Delta wants its money back after Atlanta airport blackout

See world's busiest airport in chaos
See world's busiest airport in chaos

The big power outage at the Atlanta airport cost Delta as much as $50 million -- and the CEO wants the money back.

CEO Ed Bastian told The Atlanta Journal-Constitution that he wants the airport or Georgia Power to reimburse the airline. The blackout crippled the world's busiest airport on Sunday and forced the cancellation of more than 1,000 flights, including hundreds of Delta flights.

"I don't know whose responsibility it is between the airport and Georgia Power, but we're going to have conversations with both of them," Bastian told the newspaper on Tuesday.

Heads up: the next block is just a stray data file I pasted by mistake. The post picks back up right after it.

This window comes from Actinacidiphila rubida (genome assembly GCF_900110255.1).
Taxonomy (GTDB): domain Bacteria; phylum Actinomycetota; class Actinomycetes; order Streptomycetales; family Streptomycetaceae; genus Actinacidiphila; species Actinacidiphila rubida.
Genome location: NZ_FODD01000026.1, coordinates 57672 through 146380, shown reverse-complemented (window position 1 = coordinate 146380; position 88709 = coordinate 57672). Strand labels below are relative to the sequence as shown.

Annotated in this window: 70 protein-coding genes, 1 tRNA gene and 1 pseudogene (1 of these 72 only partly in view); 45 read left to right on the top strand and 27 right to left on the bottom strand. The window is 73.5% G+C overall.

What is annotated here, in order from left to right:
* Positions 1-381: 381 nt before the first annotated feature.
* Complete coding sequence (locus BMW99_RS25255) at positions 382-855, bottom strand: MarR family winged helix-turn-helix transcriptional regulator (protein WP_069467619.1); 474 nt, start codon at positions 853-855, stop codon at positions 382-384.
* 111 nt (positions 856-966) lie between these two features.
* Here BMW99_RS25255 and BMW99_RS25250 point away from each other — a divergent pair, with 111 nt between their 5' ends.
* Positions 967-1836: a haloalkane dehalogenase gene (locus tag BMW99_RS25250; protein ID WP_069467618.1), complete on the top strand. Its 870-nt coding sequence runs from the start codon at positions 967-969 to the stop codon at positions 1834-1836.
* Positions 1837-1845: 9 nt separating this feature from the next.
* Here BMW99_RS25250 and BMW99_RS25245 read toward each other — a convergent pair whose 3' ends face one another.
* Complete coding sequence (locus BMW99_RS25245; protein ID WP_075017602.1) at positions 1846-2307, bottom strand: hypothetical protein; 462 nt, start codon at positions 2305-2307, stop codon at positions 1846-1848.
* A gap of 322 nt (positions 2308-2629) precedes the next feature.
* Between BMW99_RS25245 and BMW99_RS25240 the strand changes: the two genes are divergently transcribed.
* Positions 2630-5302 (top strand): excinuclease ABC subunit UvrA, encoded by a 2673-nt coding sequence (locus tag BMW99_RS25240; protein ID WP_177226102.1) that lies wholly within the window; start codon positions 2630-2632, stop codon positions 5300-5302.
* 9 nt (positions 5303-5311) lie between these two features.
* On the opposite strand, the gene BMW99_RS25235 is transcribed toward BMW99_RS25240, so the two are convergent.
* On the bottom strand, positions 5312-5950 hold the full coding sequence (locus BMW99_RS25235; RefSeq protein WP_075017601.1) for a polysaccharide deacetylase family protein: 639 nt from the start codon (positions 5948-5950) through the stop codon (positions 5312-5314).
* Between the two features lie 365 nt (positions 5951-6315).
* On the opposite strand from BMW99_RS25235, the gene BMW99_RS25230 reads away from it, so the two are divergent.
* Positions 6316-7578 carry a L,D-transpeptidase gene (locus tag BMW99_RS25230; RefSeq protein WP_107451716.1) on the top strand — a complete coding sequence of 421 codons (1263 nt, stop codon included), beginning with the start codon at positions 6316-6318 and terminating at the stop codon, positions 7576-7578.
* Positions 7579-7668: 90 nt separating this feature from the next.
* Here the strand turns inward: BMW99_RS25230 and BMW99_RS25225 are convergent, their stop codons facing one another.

He estimated Delta may have lost $25 million to $50 million in revenue. Delta confirmed Bastian's comments to CNNMoney on Wednesday.

Related: Thousands trying to get out of Atlanta after lights went out at Hartsfield airport

Mayor Kasim Reed has said the outage started with a fire in a Georgia Power underground electrical facility. The outage crippled the airport for nearly 11 hours. Thousands of travelers were stuck in dark terminals or stranded on the tarmac.

Georgia Power did not respond directly to Bastian's remarks on reimbursement but told CNNMoney that "we cannot and do not guarantee uninterrupted electric power service."

"Georgia Power has served the Atlanta airport for nearly 100 years, with regular upgrades and investments in the system to ensure reliability, and an incident like this has never occurred," spokeswoman Holly Crawford said.

She said the utility apologizes for the inconvenience to travelers and "our main focus is to ensure this never happens again."

The airport did not immediately respond to a request for comment.

--CNN's Devon M. Sayers contributed to this story.

Personal Finance

CNNMoney Sponsors